pure diet | vegan recipes
Are you afraid of changing to a pure vegan diet?
Are you fed up with plain, unattractive vegetable dishes?
Are you concerned about convincing your family and friends, but don’t know how?
This article illustrates some fundamental nutritional knowledge which may be useful for exploring the concept of replacing meat and eggs.
1. DIET: A HABITUAL TENDENCY
I once gathered with some Czech friends for a meal of fried rice. While setting the table, I laid out spoons for them and chopsticks for myself. But my friends wanted forks. They were just as curious as to why I ate rice with chopsticks as I was about why they used forks. Finally, we explained to each other the reasons, and discovered that using either was only a matter of habit.
Changing the diet is like changing a habit. You may feel uncomfortable or unfamiliar with the new plant-based diet in the beginning (being hungry all the time, not knowing what to eat or how to cook, afraid of not having enough nutrients, etc). It’s important to be clear that vegetables are different than meat; we can’t assume that a meat or egg replacement will be exactly the same as eating meat. What helps us persist with following the pure diet are original motivations such as love, health, self-achievement and upgrading.
2. REPLACEMENT BY NUTRITION MOTIVATION
In this section we’ll introduce the concept of DRV, and talk about replacement from the perspective of nutrition.
– WHAT MATTERS MOST IS NOT WHAT WE EAT, BUT WHAT WE DON’T
Thank you for reading.
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pure diet | vegan recipes
DIETARY REFERENCE VALUES—DRV (EU STANDARDS) is the nutritional requirement system used by both the UK Department of Health and the EU’s European Food Safety Authority. You can easily find information about DRV in EU standards by clicking this Wikipedia page.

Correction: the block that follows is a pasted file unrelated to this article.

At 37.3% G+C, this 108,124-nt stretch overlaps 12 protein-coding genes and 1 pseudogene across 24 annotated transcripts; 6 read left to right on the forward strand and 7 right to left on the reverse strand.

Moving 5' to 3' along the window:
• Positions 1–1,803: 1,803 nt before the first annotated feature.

According to BDA (the Association of UK Dietitians), “plant-based diets rich in beans, nuts, seeds, fruit and vegetables, whole grains such as oats, rice, and cereal-based foods such as breads and pasta can provide all the nutrients needed for good health. This includes essential fats, protein, vitamins, minerals and plenty of fibre.” Therefore, we don’t need to worry about nutritional intake. However, in terms of replacement methods, we still need to find out what nutritional structures meat and egg have.
From the food tables above, we can see the basic nutritional structure of beef, fish and eggs. Simply put, these are mainly combined with fat, protein minerals and vitamins. Compared with the nutritional structure of tofu, chickpeas and cashews, which also have abundant protein and fat, animal products lack essential fibers but are rich in many oppositional elements not needed by the body, such as saturated fats (the DRV suggests as little as possible). It is worth paying attention to the fact that heavy, toxic metals have been highly accumulated in fish.
Generally speaking, if you want to find the nutritional reason for meat and egg replacement, please look for the foods you prefer from sources of vegan protein and vegan fat. As the British Nutrition Foundation advises, “When eating a meal with plant sources of iron such as pulses (kidney beans, chickpeas or lentils), dark green veg or an iron-fortified breakfast cereal, try to include some vitamin C to increase iron absorption. This can be done by adding vegetables such as peppers or broccoli to your meal, or berries to your cereal. “Other sources of vitamin B12, such as vitamin B12 fortified foods or supplements, should also be included.” The British Nutrition Foundation also lists some other means of B12 intake: “Vitamin B-12 fortified yeast extract such as Vitamin B12 fortified breakfast cereals (with added vitamin B12) and Vitamin B12 fortified dairy-free alternatives (such as soya, oat and nut dairy-free alternative drinks or vegan spreads).”
In conclusion, we tend to use beans, soya products and nuts to replace meat and eggs, as they have similar nutritional forms.
Thank you for reading!